California exodus of home insurance companies continues

FILE - A house burns on Platina Road at the Zogg Fire near Ono, Calif., on Sept. 27, 2020. A judge ruled on Wednesday, Feb. 1, 2023, that Pacific Gas & Electric must face trial for involuntary manslaughter over its role in the 2020 wildfire in Northern California that killed four people. (AP Photo/Ethan Swope, File)
A house burns near Ono, Calif., in a 2020 wildfire. Two more companies, Tokio Marine America Insurance Co. and Trans Pacific Insurance Co., have joined a growing number of home insurance providers that have pulled out of the wildfire-prone state. (Ethan Swope / Associated Press)

Two more insurers are pulling out of California's troubled homeowners insurance market, straining a marketplace that already has seen the pullback of several other companies that have cited increase costs related to wildfire risks.

Tokio Marine America Insurance Co. and Trans Pacific Insurance Co. submitted filings to the California Department of Insurance stating they will not renew 12,556 homeowners policies with a premium value of $11.3 million starting July 1. Also not being renewed are 1,624 dwelling fire and liability policies with a premium value of $1.7 million typically sold to owners of rental properties, as well as personal umbrella coverage.

The companies, subsidiaries of Tokyo-based Tokio Marine Holdings, are completely exiting the homeowners marketplace. Several major insurers, meanwhile, including State Farm, Farmers and Allstate, have limited their exposure in California by cutting back on the number of new policies they issue or tightening underwriting standards. State Farm, for example, announced in March it would not renew 72,000 policies.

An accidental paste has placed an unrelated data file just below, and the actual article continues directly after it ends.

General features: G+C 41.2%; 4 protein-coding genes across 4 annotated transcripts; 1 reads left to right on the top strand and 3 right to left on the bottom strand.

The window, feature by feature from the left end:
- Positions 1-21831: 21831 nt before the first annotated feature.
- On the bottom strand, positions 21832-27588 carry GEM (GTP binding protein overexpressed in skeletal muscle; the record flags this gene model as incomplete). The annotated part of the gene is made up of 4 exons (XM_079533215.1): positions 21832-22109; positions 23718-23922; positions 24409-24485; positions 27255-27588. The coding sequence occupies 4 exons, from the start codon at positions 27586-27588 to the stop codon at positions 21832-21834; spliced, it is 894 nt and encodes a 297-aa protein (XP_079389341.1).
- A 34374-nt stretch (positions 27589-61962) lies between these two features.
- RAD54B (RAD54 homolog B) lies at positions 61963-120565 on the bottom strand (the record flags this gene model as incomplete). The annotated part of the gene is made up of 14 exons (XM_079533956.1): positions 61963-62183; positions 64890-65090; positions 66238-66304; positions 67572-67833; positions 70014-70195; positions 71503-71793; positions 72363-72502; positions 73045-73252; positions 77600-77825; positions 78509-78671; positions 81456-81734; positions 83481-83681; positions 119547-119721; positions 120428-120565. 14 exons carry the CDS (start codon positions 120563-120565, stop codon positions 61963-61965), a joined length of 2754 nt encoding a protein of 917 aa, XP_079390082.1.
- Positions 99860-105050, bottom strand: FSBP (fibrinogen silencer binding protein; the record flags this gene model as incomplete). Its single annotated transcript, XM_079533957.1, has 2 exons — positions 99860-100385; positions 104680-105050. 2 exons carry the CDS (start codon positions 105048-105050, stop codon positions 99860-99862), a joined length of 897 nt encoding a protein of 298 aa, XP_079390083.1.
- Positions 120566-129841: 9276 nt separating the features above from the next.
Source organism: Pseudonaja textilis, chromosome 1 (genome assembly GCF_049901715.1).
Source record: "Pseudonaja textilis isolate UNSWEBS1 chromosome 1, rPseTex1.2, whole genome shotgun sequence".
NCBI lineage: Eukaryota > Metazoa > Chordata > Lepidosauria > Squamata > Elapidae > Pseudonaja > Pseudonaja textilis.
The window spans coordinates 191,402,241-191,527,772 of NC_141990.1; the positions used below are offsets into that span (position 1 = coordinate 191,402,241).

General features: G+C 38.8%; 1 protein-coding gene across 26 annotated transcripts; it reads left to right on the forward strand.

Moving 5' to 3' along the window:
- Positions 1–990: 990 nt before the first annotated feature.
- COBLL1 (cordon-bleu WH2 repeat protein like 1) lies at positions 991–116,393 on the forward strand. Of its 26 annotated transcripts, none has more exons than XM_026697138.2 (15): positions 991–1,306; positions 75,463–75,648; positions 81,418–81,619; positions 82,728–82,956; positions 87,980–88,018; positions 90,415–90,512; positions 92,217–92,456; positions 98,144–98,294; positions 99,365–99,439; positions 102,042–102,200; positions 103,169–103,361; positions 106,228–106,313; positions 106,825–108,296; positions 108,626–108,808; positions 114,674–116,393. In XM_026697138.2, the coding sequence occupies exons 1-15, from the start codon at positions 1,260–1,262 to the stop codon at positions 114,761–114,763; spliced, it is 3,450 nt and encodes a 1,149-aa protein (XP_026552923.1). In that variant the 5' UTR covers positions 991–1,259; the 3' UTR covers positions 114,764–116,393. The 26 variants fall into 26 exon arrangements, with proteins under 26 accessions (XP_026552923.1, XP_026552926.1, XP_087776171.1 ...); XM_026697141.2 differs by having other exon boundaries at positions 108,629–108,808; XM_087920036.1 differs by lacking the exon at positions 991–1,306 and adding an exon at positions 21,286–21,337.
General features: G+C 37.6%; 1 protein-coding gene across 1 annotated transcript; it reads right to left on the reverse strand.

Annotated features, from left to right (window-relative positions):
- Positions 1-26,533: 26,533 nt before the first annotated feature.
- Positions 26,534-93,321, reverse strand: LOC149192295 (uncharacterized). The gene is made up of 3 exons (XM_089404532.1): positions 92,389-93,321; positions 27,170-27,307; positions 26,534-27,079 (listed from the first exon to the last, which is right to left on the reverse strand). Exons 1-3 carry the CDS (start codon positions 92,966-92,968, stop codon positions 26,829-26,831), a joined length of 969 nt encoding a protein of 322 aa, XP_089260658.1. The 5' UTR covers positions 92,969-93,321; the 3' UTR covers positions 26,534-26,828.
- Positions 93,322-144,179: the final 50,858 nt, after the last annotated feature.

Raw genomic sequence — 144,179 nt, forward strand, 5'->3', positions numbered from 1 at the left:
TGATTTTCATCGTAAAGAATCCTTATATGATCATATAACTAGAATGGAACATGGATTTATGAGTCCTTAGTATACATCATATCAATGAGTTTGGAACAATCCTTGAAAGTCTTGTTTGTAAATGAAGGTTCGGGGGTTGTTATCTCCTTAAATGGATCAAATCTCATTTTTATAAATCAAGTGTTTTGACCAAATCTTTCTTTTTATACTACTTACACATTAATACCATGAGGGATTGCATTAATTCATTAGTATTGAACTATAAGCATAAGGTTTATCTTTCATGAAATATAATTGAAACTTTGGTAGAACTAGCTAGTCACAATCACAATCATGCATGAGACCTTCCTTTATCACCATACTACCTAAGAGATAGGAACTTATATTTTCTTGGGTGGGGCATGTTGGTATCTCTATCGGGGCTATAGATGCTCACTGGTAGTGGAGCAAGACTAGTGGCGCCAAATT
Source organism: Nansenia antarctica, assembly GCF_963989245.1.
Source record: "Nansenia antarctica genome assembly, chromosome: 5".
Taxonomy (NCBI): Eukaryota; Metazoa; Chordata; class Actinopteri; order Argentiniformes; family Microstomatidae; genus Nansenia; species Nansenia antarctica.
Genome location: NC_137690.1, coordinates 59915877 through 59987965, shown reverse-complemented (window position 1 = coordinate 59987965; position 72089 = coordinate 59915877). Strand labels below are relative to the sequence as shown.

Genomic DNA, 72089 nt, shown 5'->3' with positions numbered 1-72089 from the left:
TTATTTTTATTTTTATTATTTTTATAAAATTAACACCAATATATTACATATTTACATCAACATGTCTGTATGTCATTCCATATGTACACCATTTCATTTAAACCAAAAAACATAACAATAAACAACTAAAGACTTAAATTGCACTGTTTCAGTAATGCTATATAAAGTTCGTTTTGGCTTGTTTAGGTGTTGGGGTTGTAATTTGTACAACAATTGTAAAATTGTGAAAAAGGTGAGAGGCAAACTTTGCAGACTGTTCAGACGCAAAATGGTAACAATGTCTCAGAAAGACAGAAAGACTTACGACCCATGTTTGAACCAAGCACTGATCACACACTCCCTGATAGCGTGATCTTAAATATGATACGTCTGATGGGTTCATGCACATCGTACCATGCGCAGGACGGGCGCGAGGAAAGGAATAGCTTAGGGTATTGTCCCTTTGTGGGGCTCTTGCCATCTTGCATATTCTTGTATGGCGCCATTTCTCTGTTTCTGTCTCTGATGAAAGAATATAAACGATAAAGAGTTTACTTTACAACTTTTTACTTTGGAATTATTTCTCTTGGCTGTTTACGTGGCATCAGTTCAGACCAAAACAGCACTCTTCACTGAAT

In deciding to pull out of the so-called personal lines market, Tokio Marine cited as its reason that its "technology supporting the personal lines business is at the end of its useful life. Due to the small size of our personal lines book and the undue financial burden of the cost to update necessary automation, we are unable to continue supporting our personal lines operation," the company said in filings with the Department of Insurance.

Department spokesman Michael Soller said the the decision would have a limited impact on the market due to the small number of policies.

Tokio Marine Holdings, a unit of Japanese conglomerate Mitsubishi, did not respond to an emailed request for comment.

California's homeowners insurance crisis has been building for years as climate change and extreme weather have contributed to catastrophic fires that destroyed thousands of homes. There is now an effort in Sacramento to fix the problem through a series of reforms that have put the insurance industry and consumer advocates at odds.

Insurance Commissioner Ricardo Lara is seeking to make the market more attractive for insurers by allowing them to include the costs for reinsurance and future wildfires in their premiums. Consumer advocates worry the methodology for estimating the costs of future fires will not be adequately transparent and burden homeowners with excessive premiums. They also oppose passing on reinsurance costs to homeowners.

This story originally appeared in Los Angeles Times.